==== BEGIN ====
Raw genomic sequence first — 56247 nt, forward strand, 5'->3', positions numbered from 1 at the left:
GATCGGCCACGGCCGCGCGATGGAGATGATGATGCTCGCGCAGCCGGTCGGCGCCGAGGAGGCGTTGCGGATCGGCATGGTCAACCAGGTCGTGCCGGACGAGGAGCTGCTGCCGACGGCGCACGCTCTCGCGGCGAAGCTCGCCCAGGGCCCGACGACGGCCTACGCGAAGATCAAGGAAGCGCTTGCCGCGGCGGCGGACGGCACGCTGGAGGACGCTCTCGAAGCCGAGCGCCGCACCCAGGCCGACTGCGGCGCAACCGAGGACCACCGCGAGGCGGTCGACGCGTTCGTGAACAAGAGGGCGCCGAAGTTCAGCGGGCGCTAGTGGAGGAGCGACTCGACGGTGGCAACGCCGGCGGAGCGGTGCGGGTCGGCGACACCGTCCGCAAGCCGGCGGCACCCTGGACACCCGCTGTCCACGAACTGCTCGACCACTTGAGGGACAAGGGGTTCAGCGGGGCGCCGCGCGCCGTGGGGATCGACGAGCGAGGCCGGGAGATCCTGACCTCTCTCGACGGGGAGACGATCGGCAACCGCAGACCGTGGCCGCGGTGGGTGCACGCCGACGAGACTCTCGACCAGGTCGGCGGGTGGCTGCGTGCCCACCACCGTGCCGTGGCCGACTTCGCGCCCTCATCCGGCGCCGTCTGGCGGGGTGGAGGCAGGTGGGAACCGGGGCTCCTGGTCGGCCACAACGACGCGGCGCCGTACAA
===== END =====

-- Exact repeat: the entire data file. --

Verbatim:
Raw genomic sequence first — 56247 nt, forward strand, 5'->3', positions numbered from 1 at the left:
GATCGGCCACGGCCGCGCGATGGAGATGATGATGCTCGCGCAGCCGGTCGGCGCCGAGGAGGCGTTGCGGATCGGCATGGTCAACCAGGTCGTGCCGGACGAGGAGCTGCTGCCGACGGCGCACGCTCTCGCGGCGAAGCTCGCCCAGGGCCCGACGACGGCCTACGCGAAGATCAAGGAAGCGCTTGCCGCGGCGGCGGACGGCACGCTGGAGGACGCTCTCGAAGCCGAGCGCCGCACCCAGGCCGACTGCGGCGCAACCGAGGACCACCGCGAGGCGGTCGACGCGTTCGTGAACAAGAGGGCGCCGAAGTTCAGCGGGCGCTAGTGGAGGAGCGACTCGACGGTGGCAACGCCGGCGGAGCGGTGCGGGTCGGCGACACCGTCCGCAAGCCGGCGGCACCCTGGACACCCGCTGTCCACGAACTGCTCGACCACTTGAGGGACAAGGGGTTCAGCGGGGCGCCGCGCGCCGTGGGGATCGACGAGCGAGGCCGGGAGATCCTGACCTCTCTCGACGGGGAGACGATCGGCAACCGCAGACCGTGGCCGCGGTGGGTGCACGCCGACGAGACTCTCGACCAGGTCGGCGGGTGGCTGCGTGCCCACCACCGTGCCGTGGCCGACTTCGCGCCCTCATCCGGCGCCGTCTGGCGGGGTGGAGGCAGGTGGGAACCGGGGCTCCTGGTCGGCCACAACGACGCGGCGCCGTACAA